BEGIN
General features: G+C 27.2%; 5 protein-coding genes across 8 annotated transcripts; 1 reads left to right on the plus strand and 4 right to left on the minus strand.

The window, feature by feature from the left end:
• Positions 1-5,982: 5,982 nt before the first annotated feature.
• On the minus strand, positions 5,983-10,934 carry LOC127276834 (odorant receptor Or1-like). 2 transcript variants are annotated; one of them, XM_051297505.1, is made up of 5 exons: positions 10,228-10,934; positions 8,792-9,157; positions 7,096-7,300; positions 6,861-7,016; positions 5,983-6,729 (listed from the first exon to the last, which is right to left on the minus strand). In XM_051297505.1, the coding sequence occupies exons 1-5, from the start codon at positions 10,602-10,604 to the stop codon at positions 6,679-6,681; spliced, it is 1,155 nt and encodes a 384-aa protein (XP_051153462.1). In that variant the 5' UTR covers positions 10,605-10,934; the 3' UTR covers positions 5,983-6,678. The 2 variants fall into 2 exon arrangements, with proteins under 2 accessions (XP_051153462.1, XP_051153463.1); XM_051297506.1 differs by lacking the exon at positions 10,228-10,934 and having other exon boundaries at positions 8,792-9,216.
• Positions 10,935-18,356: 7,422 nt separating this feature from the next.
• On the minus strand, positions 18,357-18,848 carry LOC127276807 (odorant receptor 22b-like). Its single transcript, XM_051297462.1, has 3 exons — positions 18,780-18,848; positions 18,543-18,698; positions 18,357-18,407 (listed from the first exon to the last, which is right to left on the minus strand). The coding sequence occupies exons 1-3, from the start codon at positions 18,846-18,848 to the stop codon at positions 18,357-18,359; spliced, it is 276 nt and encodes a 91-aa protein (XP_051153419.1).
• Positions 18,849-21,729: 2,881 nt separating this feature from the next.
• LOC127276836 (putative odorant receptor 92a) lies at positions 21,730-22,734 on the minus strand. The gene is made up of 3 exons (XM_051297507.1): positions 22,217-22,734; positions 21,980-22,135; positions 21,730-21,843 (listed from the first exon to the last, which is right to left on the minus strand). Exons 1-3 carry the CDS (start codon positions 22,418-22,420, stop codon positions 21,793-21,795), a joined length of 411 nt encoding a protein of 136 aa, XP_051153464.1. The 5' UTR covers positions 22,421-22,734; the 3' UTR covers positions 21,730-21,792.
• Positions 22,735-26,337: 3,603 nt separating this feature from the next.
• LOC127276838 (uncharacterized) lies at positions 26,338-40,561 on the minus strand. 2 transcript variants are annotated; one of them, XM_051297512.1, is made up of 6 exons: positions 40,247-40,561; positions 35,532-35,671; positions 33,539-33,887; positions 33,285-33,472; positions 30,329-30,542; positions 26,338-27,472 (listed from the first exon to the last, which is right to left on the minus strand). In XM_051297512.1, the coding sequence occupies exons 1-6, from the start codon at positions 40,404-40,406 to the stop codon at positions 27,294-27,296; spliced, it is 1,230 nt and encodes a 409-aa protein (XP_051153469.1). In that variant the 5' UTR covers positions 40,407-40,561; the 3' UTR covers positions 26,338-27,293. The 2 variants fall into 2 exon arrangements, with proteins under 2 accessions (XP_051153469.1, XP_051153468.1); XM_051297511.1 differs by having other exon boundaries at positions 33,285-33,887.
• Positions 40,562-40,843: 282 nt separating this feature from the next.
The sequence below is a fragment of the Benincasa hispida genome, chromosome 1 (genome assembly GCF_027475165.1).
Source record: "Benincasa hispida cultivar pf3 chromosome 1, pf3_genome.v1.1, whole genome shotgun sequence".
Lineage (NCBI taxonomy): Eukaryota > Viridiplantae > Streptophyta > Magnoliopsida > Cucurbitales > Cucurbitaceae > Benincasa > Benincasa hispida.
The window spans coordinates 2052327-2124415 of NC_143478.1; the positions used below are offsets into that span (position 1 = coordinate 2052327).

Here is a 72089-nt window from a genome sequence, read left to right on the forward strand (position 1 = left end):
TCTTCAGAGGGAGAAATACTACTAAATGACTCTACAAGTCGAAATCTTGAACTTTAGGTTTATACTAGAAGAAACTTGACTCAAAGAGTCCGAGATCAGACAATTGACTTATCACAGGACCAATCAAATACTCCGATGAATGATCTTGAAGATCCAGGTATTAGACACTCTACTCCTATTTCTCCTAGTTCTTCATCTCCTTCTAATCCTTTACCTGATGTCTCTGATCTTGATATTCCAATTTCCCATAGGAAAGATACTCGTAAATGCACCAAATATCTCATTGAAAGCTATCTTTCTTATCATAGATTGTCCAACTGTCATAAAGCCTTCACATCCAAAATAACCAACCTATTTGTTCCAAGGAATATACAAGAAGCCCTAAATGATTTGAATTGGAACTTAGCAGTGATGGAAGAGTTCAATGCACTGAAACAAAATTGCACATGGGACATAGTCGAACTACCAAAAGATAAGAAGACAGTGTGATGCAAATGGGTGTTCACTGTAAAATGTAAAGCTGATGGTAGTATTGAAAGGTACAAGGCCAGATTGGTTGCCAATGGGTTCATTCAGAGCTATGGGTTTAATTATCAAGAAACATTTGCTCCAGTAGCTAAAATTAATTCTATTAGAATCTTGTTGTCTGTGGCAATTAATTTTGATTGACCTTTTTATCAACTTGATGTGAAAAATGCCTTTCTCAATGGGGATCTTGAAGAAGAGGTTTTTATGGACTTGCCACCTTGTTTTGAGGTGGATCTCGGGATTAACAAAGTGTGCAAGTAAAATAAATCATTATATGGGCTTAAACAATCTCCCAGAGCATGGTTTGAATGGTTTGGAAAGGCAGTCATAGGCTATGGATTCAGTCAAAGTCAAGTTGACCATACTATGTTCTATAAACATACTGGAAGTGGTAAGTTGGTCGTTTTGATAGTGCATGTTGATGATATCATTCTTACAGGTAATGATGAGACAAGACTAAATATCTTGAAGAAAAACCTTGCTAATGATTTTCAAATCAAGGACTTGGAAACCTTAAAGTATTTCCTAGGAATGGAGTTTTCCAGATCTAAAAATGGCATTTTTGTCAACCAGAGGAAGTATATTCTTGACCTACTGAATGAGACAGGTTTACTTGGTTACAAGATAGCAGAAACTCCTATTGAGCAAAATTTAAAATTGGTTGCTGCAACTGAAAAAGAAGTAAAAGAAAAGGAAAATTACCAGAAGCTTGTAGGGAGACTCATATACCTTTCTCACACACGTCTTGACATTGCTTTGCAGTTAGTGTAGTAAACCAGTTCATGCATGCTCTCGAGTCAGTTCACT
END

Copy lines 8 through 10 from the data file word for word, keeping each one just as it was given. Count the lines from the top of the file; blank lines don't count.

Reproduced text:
• LOC127276836 (putative odorant receptor 92a) lies at positions 21,730-22,734 on the minus strand. The gene is made up of 3 exons (XM_051297507.1): positions 22,217-22,734; positions 21,980-22,135; positions 21,730-21,843 (listed from the first exon to the last, which is right to left on the minus strand). Exons 1-3 carry the CDS (start codon positions 22,418-22,420, stop codon positions 21,793-21,795), a joined length of 411 nt encoding a protein of 136 aa, XP_051153464.1. The 5' UTR covers positions 22,421-22,734; the 3' UTR covers positions 21,730-21,792.
• Positions 22,735-26,337: 3,603 nt separating this feature from the next.
• LOC127276838 (uncharacterized) lies at positions 26,338-40,561 on the minus strand. 2 transcript variants are annotated; one of them, XM_051297512.1, is made up of 6 exons: positions 40,247-40,561; positions 35,532-35,671; positions 33,539-33,887; positions 33,285-33,472; positions 30,329-30,542; positions 26,338-27,472 (listed from the first exon to the last, which is right to left on the minus strand). In XM_051297512.1, the coding sequence occupies exons 1-6, from the start codon at positions 40,404-40,406 to the stop codon at positions 27,294-27,296; spliced, it is 1,230 nt and encodes a 409-aa protein (XP_051153469.1). In that variant the 5' UTR covers positions 40,407-40,561; the 3' UTR covers positions 26,338-27,293. The 2 variants fall into 2 exon arrangements, with proteins under 2 accessions (XP_051153469.1, XP_051153468.1); XM_051297511.1 differs by having other exon boundaries at positions 33,285-33,887.